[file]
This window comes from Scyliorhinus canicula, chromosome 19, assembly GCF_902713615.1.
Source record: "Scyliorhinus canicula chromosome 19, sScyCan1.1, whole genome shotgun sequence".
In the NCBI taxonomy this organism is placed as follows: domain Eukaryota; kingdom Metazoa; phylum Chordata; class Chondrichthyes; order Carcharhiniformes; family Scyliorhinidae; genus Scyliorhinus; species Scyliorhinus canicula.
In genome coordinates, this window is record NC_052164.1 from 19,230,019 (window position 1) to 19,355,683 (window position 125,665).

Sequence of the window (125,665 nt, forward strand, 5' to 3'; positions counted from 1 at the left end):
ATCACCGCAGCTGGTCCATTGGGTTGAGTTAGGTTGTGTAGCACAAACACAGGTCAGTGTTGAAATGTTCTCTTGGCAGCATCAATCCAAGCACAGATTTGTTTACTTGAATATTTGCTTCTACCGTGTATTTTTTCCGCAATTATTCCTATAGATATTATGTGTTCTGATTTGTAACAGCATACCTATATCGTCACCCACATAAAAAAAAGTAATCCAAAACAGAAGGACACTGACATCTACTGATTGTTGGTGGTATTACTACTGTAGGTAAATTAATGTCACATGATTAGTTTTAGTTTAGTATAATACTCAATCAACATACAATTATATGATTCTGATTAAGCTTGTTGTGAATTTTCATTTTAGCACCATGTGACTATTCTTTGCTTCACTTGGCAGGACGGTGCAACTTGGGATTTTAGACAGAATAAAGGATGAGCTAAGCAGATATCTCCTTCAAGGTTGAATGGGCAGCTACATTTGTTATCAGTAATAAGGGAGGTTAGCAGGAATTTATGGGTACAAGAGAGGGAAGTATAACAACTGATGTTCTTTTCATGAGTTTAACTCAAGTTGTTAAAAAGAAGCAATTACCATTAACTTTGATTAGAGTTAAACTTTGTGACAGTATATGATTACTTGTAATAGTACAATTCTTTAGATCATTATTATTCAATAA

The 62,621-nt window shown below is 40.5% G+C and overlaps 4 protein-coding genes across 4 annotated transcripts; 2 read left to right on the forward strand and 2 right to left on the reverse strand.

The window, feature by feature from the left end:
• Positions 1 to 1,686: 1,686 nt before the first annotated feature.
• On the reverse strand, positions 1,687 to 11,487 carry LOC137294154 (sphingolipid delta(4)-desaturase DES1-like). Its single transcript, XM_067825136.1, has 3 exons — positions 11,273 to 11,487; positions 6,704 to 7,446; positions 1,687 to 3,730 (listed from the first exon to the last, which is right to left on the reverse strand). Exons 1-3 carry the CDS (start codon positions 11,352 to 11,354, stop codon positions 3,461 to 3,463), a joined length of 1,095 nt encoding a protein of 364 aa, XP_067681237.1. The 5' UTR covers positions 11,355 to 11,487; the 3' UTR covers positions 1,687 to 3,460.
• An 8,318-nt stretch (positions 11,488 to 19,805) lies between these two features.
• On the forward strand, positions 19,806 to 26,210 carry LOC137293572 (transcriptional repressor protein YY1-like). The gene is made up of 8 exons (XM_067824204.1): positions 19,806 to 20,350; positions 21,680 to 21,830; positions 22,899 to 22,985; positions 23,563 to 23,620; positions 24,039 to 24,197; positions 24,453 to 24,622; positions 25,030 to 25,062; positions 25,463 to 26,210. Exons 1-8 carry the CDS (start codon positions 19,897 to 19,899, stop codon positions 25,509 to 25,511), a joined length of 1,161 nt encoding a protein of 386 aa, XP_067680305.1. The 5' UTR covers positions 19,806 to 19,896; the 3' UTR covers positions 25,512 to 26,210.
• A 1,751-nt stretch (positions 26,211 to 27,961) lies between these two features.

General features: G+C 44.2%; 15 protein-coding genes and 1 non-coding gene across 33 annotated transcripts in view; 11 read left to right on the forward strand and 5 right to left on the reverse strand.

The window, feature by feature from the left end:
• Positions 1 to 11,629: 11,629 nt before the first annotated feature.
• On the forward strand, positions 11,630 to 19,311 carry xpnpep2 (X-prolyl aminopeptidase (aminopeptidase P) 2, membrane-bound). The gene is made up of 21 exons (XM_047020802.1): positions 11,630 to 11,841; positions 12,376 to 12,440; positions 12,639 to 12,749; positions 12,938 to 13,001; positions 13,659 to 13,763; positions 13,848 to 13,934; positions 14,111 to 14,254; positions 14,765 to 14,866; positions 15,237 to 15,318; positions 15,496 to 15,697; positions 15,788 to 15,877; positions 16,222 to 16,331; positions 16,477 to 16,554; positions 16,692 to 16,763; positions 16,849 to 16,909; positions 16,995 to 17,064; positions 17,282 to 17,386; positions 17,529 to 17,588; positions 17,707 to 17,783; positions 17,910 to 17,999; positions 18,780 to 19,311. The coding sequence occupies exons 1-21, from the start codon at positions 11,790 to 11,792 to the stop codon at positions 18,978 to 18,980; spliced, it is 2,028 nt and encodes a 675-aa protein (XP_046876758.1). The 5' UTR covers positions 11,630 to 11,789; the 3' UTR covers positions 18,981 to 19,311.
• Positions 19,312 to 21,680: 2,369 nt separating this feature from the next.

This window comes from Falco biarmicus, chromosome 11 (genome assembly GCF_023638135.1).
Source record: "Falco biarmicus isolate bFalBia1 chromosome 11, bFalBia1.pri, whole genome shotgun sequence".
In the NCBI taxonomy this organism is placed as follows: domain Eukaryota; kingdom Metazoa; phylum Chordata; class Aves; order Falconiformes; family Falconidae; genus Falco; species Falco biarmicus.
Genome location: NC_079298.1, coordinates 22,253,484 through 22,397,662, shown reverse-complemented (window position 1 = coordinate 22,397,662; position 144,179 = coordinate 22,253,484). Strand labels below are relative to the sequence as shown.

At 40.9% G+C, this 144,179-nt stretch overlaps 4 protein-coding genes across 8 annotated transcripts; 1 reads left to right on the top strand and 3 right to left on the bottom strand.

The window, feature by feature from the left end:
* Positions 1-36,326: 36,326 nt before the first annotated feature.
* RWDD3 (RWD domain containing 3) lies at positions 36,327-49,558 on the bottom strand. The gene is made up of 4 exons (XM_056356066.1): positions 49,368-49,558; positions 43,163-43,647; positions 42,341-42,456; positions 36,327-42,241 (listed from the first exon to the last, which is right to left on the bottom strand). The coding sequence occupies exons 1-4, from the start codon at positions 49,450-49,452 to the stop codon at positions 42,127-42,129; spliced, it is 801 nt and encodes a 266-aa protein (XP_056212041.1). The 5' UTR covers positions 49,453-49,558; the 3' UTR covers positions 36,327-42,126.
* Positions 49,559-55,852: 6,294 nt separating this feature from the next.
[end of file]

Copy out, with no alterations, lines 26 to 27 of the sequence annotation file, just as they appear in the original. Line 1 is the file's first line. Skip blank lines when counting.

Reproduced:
* RWDD3 (RWD domain containing 3) lies at positions 36,327-49,558 on the bottom strand. The gene is made up of 4 exons (XM_056356066.1): positions 49,368-49,558; positions 43,163-43,647; positions 42,341-42,456; positions 36,327-42,241 (listed from the first exon to the last, which is right to left on the bottom strand). The coding sequence occupies exons 1-4, from the start codon at positions 49,450-49,452 to the stop codon at positions 42,127-42,129; spliced, it is 801 nt and encodes a 266-aa protein (XP_056212041.1). The 5' UTR covers positions 49,453-49,558; the 3' UTR covers positions 36,327-42,126.
* Positions 49,559-55,852: 6,294 nt separating this feature from the next.